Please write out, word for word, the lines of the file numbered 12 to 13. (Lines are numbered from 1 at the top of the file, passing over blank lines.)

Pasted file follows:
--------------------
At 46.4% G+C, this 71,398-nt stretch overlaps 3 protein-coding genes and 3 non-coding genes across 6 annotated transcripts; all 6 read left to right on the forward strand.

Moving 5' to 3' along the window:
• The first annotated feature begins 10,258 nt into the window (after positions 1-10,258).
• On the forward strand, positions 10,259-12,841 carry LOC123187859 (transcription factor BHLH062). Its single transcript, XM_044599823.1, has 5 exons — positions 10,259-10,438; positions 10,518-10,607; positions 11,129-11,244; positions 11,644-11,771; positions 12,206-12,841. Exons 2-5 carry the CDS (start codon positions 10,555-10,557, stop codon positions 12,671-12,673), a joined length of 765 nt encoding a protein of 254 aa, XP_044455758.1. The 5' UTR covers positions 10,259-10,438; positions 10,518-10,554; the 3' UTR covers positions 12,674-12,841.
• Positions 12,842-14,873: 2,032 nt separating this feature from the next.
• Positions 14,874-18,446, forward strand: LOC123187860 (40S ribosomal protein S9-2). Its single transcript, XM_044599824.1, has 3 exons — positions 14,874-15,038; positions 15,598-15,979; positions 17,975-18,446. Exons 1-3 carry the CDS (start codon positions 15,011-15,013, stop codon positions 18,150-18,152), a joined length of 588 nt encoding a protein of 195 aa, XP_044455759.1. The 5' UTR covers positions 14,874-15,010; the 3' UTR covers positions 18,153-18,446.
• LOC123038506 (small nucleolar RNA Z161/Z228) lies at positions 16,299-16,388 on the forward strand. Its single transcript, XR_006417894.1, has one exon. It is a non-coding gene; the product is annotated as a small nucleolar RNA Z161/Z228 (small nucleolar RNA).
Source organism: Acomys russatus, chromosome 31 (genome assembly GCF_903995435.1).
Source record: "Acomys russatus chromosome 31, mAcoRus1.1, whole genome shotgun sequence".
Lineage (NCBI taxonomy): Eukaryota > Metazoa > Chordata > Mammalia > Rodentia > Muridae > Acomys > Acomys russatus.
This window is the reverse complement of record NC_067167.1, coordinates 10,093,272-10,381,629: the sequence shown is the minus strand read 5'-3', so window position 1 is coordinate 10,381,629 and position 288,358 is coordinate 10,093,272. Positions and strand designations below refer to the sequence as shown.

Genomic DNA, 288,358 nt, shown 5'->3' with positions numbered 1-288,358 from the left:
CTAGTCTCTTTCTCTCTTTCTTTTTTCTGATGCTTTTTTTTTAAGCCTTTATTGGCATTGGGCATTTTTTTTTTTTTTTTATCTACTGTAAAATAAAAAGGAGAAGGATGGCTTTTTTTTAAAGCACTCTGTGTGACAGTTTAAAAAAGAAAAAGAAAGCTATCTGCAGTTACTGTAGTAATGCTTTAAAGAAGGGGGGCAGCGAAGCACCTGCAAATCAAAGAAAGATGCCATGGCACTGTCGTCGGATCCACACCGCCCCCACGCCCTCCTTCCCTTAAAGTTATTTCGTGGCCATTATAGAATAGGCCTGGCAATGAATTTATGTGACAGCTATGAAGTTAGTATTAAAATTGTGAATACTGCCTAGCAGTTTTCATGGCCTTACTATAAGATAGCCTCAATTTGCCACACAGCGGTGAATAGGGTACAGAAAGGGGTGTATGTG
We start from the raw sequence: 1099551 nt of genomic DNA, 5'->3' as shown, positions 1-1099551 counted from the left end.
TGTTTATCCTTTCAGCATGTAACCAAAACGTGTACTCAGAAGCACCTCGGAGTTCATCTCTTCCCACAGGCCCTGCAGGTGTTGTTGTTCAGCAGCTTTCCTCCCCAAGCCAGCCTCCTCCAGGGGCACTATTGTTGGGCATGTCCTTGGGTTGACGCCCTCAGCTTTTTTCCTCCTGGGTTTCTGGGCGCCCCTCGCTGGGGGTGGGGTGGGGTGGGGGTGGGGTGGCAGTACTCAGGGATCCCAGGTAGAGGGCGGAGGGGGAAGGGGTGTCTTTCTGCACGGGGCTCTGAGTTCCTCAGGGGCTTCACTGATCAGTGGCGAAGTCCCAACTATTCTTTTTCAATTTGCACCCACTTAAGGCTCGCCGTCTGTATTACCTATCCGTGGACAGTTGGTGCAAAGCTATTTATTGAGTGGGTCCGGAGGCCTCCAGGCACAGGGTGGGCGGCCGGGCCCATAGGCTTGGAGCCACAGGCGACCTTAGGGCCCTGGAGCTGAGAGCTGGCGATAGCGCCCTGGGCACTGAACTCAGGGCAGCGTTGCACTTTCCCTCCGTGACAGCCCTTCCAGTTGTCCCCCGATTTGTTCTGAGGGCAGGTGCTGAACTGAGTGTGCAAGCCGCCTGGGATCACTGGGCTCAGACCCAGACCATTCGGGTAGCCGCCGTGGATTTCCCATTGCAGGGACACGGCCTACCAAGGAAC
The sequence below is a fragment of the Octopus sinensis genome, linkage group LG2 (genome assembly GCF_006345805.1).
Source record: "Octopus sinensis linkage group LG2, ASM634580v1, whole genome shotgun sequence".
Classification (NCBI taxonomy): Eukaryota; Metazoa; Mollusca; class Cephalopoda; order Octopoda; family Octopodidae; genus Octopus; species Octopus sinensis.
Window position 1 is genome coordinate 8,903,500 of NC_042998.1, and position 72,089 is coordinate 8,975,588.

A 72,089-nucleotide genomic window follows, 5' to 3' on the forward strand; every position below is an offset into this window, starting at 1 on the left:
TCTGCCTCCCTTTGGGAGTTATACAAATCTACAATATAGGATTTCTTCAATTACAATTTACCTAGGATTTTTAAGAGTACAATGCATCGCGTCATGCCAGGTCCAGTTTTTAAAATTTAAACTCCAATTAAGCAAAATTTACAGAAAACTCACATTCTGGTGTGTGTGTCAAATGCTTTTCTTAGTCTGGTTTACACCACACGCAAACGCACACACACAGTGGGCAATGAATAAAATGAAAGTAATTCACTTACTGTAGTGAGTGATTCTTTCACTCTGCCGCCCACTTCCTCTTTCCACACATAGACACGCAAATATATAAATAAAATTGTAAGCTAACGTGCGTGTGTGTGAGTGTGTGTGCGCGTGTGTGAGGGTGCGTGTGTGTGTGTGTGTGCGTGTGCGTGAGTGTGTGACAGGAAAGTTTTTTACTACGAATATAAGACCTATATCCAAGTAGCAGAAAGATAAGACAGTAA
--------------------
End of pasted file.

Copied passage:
Genomic DNA, 288,358 nt, shown 5'->3' with positions numbered 1-288,358 from the left:
CTAGTCTCTTTCTCTCTTTCTTTTTTCTGATGCTTTTTTTTTAAGCCTTTATTGGCATTGGGCATTTTTTTTTTTTTTTTATCTACTGTAAAATAAAAAGGAGAAGGATGGCTTTTTTTTAAAGCACTCTGTGTGACAGTTTAAAAAAGAAAAAGAAAGCTATCTGCAGTTACTGTAGTAATGCTTTAAAGAAGGGGGGCAGCGAAGCACCTGCAAATCAAAGAAAGATGCCATGGCACTGTCGTCGGATCCACACCGCCCCCACGCCCTCCTTCCCTTAAAGTTATTTCGTGGCCATTATAGAATAGGCCTGGCAATGAATTTATGTGACAGCTATGAAGTTAGTATTAAAATTGTGAATACTGCCTAGCAGTTTTCATGGCCTTACTATAAGATAGCCTCAATTTGCCACACAGCGGTGAATAGGGTACAGAAAGGGGTGTATGTG